Historically, Florida panthers ranged throughout the entire southeastern United States. However, today they are predominantly contained to the everglades and certain areas of southern Florida. That means that they now live in only 5% of their historic range. You can find them in pinelands, hardwood forests, and freshwater swamp forests.
Florida panthers require contiguous habitats. Generally speaking, male Florida panthers require larger territories than females. Males commonly command a territory of anywhere from 200 to 250 square miles. A single male may breed with anywhere from 2 to 5 females, whose ranges may overlap with the male.
6. Florida Panthers Are Fast and Powerful Predators
North American cougars – including the Florida panther – rank as the largest cats in North America. Male Florida panthers can weigh up to 160 pounds. In terms of measurement, they range between 5.9 and 7.5 feet long and reach roughly 24 to 28 inches tall at the shoulder. Meanwhile, females only measure about half the size of males, weighing between 64 and 100 pounds on average.
Florida panthers are easily the most dominant land predators in their home range. They can run up to 35 miles per hour, although typically can only maintain this speed for short distances. Their preferred hunting method involves sneaking up on their prey and then launching a surprise attack from behind. They can leap more than 15 feet when attempting to pounce on their prey. Despite their hunting skills, no known records exist of Florida panther attacks on humans.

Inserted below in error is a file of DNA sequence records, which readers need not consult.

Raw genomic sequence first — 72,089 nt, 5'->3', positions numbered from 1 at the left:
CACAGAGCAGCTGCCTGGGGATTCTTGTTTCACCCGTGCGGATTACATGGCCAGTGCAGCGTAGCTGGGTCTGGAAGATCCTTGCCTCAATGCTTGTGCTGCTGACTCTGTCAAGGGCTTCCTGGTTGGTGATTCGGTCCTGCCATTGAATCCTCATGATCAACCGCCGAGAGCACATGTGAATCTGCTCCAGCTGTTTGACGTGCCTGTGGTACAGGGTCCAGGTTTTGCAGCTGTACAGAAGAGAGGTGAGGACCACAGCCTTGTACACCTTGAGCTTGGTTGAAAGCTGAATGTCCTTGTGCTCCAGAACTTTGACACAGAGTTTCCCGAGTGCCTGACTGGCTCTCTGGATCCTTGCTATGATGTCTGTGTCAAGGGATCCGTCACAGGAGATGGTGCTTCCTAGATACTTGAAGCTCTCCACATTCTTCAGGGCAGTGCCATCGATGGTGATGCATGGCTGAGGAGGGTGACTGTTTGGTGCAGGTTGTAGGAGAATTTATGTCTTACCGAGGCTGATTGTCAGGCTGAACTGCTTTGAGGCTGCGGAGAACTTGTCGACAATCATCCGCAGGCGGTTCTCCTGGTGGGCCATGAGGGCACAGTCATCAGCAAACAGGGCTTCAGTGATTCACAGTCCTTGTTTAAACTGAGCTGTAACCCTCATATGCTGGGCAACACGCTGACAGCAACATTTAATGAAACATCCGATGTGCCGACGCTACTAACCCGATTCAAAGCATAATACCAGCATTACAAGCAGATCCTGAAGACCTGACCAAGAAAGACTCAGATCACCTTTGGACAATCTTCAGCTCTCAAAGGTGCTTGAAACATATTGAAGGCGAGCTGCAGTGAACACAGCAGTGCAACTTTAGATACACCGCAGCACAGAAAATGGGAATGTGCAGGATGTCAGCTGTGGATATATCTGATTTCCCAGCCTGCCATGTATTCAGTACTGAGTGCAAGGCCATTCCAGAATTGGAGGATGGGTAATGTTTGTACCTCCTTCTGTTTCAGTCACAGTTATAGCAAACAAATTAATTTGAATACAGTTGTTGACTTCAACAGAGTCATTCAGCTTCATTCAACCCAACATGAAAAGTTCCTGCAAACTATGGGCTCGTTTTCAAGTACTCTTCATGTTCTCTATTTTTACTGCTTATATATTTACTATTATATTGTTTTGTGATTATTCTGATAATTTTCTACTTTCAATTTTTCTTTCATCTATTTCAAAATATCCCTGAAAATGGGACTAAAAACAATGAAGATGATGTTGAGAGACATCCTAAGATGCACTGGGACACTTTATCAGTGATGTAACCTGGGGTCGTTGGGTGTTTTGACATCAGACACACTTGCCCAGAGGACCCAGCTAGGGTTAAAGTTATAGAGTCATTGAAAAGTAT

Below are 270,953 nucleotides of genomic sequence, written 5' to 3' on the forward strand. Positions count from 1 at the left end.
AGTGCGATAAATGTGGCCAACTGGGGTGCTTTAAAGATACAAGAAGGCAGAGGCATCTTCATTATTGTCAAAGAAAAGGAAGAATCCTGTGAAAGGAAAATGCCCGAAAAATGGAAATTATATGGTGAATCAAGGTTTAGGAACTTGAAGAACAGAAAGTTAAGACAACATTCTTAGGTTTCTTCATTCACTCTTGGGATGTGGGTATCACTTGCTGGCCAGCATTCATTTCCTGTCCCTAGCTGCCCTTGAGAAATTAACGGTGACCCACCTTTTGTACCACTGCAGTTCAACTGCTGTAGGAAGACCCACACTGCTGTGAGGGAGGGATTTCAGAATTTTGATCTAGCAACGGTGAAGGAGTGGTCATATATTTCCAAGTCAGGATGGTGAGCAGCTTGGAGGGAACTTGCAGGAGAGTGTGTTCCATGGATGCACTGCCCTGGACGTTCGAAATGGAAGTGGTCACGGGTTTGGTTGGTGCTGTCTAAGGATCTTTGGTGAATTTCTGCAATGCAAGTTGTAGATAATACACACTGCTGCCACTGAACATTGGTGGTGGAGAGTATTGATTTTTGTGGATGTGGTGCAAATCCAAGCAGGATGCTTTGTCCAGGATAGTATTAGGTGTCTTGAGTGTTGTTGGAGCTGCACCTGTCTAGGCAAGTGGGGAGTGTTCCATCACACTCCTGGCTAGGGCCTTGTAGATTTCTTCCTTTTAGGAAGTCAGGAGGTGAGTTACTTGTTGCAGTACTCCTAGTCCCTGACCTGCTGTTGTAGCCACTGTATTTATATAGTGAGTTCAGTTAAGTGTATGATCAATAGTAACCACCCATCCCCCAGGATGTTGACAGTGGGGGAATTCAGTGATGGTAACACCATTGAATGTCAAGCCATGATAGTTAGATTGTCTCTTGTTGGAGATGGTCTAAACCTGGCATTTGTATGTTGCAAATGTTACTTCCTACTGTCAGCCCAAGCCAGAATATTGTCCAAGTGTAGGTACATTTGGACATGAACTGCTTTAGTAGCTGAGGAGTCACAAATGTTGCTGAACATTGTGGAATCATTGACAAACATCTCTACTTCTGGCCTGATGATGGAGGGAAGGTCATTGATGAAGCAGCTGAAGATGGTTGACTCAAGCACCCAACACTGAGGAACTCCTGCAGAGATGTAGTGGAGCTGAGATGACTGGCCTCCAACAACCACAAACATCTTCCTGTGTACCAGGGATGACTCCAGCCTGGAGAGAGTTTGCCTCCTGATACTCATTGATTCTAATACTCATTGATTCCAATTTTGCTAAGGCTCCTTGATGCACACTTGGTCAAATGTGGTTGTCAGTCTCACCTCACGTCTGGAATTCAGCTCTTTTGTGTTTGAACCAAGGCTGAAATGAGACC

5. Florida Panther Kittens Stay With Their Mother For Years
Before they give birth, female Florida panthers create a den where they can raise their kittens. They often locate their dens in dense shrubs with access to plenty of available prey. Kittens remain in the den for the first 6 to 8 weeks of life. For the first 2 to 3 weeks, the mother stays close to and nurses the kittens. At around 3 weeks, the mother will begin to hunt prey to bring back for her cubs.
Once they’re old enough to leave the den, young Florida panthers begin to hunt alongside their mother. Only female panthers devote time to raising their young, as male and female panthers avoid each other outside of the breeding season. Florida panther kittens remain with their mother until they can hunt and live independently. Typically, this occurs when the young cats are 2 years old.
4. You Shouldn’t Run From a Wild Florida Panther
Different wildlife encounters require specific responses for you to maximize your chance of reaching safety. For example, if you encounter a wild moose or elk, your best bet is to create space. That may require you to run away or climb a tree. As for bears, experts encourage you to back up slowly or talk to the bear in quiet tones. If that doesn’t work, you should stand your ground and make noise until the bear makes contact, then fall and play dead while protecting your head and neck.